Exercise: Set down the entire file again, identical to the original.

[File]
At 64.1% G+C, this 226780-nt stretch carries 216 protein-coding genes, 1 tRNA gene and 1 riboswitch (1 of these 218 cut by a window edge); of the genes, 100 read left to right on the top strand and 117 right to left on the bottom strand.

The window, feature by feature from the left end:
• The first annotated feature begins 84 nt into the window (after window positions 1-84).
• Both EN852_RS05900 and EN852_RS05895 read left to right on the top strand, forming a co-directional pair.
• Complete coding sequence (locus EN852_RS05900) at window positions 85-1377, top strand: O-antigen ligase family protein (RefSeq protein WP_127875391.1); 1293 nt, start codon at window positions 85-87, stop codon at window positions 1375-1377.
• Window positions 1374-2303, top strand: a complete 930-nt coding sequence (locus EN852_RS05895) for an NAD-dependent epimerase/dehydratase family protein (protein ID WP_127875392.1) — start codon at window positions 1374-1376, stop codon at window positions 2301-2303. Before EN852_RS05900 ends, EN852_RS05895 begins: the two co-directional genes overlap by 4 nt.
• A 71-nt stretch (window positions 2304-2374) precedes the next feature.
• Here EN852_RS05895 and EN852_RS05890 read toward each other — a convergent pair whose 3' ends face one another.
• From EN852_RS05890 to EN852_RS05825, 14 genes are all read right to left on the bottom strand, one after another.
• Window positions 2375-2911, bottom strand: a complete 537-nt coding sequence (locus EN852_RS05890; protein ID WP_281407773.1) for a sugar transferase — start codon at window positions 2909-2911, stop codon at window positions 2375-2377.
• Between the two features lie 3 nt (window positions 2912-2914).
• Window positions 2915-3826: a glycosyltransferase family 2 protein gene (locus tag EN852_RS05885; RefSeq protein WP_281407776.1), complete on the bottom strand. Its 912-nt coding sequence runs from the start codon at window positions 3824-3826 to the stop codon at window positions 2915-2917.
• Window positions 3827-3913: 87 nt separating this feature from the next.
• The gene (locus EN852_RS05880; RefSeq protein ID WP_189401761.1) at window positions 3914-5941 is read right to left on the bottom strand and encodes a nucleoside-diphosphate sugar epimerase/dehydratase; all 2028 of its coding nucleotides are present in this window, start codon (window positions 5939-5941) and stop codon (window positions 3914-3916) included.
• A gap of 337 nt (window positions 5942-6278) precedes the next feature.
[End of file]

At 64.1% G+C, this 226780-nt stretch carries 216 protein-coding genes, 1 tRNA gene and 1 riboswitch (1 of these 218 cut by a window edge); of the genes, 100 read left to right on the top strand and 117 right to left on the bottom strand.

The window, feature by feature from the left end:
• The first annotated feature begins 84 nt into the window (after window positions 1-84).
• Both EN852_RS05900 and EN852_RS05895 read left to right on the top strand, forming a co-directional pair.
• Complete coding sequence (locus EN852_RS05900) at window positions 85-1377, top strand: O-antigen ligase family protein (RefSeq protein WP_127875391.1); 1293 nt, start codon at window positions 85-87, stop codon at window positions 1375-1377.
• Window positions 1374-2303, top strand: a complete 930-nt coding sequence (locus EN852_RS05895) for an NAD-dependent epimerase/dehydratase family protein (protein ID WP_127875392.1) — start codon at window positions 1374-1376, stop codon at window positions 2301-2303. Before EN852_RS05900 ends, EN852_RS05895 begins: the two co-directional genes overlap by 4 nt.
• A 71-nt stretch (window positions 2304-2374) precedes the next feature.
• Here EN852_RS05895 and EN852_RS05890 read toward each other — a convergent pair whose 3' ends face one another.
• From EN852_RS05890 to EN852_RS05825, 14 genes are all read right to left on the bottom strand, one after another.
• Window positions 2375-2911, bottom strand: a complete 537-nt coding sequence (locus EN852_RS05890; protein ID WP_281407773.1) for a sugar transferase — start codon at window positions 2909-2911, stop codon at window positions 2375-2377.
• Between the two features lie 3 nt (window positions 2912-2914).
• Window positions 2915-3826: a glycosyltransferase family 2 protein gene (locus tag EN852_RS05885; RefSeq protein WP_281407776.1), complete on the bottom strand. Its 912-nt coding sequence runs from the start codon at window positions 3824-3826 to the stop codon at window positions 2915-2917.
• Window positions 3827-3913: 87 nt separating this feature from the next.
• The gene (locus EN852_RS05880; RefSeq protein ID WP_189401761.1) at window positions 3914-5941 is read right to left on the bottom strand and encodes a nucleoside-diphosphate sugar epimerase/dehydratase; all 2028 of its coding nucleotides are present in this window, start codon (window positions 5939-5941) and stop codon (window positions 3914-3916) included.
• A gap of 337 nt (window positions 5942-6278) precedes the next feature.